Unraveling the Harmful Effects of Trash in the Ocean

The trash in the ocean affects the living of plants, animals, and other organisms that live in the saltwater of the sea or ocean, or the salty water of coastal estuaries, which are known as marine life, sea life, or ocean life.

Oceans cover over 71% of the planet’s surface area and supply over 90% of the world’s living space. A wide range of organisms inhabits them. These species can range in size from the tiniest single-celled plankton to the blue whale, the world’s largest animal. Fish, which live entirely in water, were the first vertebrates to appear.

Aquatic Life

Trash in the ocean affecting aquatic life
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Moreover, 200,000 marine species have been identified, with another two million yet to be discovered. Marine organisms range in size from the tiny, such as phytoplankton, which can be as little as 0.02 micrometers, to massive cetaceans, such as the blue whale, which can reach a length of 33 meters (108 feet).

Marine microorganisms, comprising protists, bacteria, and their associated viruses, have been estimated to make up 70 percent to 90 percent of total marine biomass, depending on the source. Marine biology and biological oceanography are both scientific fields that study marine life. Marine is derived from the Latin mare, which means “sea” or “ocean.”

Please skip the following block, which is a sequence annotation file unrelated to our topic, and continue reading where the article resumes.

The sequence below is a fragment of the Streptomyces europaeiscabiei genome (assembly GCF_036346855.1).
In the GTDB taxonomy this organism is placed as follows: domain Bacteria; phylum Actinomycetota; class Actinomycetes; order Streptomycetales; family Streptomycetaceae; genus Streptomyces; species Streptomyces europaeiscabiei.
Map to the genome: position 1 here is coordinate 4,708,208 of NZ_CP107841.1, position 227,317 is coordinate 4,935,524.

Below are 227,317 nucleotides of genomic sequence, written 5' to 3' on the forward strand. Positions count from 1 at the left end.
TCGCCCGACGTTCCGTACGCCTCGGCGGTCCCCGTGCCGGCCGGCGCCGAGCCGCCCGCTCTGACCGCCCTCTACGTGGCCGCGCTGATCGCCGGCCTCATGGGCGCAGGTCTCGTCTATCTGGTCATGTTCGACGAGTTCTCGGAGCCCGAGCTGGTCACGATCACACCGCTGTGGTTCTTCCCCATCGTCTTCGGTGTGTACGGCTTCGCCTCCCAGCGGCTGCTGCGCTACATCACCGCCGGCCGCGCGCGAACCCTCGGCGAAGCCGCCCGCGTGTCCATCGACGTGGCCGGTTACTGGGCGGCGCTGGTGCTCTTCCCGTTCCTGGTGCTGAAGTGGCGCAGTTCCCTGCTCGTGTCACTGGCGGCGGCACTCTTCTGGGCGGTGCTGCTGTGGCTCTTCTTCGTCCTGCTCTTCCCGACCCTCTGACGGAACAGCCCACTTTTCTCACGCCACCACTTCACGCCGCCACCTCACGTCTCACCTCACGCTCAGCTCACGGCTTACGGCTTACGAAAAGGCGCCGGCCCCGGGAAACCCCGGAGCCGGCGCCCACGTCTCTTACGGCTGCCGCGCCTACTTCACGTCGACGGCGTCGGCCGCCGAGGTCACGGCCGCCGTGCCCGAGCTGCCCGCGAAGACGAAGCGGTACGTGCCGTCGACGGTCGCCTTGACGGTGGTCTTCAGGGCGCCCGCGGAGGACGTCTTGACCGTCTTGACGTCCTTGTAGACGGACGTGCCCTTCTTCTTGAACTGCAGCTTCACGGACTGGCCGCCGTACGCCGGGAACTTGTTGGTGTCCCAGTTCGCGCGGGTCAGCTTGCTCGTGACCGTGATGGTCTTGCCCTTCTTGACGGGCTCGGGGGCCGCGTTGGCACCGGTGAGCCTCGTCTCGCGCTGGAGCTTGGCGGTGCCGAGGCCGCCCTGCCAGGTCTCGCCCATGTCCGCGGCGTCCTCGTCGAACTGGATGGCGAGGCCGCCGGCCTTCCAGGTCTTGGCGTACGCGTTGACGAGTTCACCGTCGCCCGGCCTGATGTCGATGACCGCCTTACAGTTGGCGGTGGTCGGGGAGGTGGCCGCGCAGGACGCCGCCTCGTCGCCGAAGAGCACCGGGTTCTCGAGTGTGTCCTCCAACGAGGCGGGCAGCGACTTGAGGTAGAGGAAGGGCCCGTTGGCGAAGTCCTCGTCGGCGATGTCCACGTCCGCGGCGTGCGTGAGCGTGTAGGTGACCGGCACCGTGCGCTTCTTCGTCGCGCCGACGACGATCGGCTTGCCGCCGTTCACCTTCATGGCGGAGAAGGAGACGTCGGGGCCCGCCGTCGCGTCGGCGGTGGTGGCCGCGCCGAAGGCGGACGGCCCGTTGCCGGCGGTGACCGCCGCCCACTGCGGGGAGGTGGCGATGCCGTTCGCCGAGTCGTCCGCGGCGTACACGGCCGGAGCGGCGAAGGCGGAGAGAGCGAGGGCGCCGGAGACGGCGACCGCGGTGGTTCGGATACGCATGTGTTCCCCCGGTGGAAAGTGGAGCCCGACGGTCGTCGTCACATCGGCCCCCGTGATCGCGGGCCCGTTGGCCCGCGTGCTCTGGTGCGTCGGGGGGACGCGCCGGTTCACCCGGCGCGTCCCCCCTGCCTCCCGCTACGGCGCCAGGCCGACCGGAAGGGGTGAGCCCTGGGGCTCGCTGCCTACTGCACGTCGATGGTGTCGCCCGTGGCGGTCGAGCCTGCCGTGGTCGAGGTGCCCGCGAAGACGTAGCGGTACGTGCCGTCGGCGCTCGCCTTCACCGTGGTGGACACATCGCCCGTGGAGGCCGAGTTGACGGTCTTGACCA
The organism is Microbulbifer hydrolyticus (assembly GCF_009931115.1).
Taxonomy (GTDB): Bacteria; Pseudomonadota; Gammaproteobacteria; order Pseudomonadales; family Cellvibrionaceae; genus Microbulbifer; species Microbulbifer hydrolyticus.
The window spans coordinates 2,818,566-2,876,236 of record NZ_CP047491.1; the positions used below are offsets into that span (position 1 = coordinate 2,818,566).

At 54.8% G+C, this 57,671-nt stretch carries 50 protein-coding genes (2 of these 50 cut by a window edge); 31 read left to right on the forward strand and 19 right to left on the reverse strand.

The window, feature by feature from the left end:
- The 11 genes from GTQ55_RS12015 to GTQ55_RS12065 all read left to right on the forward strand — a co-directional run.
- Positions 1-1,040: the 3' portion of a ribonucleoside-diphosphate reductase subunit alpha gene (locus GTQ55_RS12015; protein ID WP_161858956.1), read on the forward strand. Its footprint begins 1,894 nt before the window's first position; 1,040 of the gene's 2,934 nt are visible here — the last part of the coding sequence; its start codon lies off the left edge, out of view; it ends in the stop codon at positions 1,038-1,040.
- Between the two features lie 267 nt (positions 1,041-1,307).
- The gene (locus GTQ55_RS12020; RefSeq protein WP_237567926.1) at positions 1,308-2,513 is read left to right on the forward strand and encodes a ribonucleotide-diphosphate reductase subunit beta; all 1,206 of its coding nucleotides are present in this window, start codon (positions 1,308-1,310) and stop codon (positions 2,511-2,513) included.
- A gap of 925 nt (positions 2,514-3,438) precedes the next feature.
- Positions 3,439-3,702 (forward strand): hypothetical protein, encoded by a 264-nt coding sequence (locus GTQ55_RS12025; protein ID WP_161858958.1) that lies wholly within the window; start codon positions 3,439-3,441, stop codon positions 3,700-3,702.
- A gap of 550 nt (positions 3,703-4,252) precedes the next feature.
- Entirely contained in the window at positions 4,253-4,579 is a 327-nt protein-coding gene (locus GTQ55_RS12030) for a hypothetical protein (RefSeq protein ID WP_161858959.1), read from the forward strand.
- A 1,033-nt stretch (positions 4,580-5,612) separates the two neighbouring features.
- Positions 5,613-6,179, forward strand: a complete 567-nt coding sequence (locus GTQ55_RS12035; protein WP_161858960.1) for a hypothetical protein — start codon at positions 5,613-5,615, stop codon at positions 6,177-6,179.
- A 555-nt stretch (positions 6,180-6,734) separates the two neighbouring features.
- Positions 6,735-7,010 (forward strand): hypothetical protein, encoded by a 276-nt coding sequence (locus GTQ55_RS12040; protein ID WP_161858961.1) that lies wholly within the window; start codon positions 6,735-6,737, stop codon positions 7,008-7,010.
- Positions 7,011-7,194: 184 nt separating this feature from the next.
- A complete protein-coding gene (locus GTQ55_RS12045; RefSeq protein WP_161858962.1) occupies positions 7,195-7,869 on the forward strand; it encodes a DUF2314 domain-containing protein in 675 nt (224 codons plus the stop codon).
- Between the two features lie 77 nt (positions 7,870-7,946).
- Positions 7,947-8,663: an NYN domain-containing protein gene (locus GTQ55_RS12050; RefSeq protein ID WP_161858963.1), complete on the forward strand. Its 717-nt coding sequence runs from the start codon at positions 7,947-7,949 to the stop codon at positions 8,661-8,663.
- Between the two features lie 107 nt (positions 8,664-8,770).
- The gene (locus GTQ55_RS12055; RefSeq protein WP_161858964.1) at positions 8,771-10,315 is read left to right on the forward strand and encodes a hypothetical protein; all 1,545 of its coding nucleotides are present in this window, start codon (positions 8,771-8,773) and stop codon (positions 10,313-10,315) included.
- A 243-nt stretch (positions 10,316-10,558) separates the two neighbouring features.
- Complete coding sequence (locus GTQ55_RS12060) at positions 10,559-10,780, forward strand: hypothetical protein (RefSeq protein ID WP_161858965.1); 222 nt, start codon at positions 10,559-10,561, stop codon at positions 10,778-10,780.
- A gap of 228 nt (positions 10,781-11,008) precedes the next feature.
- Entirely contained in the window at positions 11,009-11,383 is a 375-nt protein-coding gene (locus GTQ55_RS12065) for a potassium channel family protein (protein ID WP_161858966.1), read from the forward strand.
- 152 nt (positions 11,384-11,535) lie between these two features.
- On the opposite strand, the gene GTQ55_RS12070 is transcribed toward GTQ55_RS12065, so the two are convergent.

Fish were the first vertebrates to appear, as they are the only vertebrates that live entirely in water. Some of these evolved into amphibians, animals that spend part of their life in the water and part on land. Other fish evolved into land mammals, such as seals, dolphins, sea turtles, and whales, and then returned to the sea as seals, dolphins, or whales.

Kelp and other algae are aquatic plant forms that provide the foundation for some underwater habitats. Plankton, particularly phytoplankton, which are major primary producers, comprise the broad foundation of the ocean food chain, so ocean conservancy is essential.

Ocean Trash

Transh in the ocean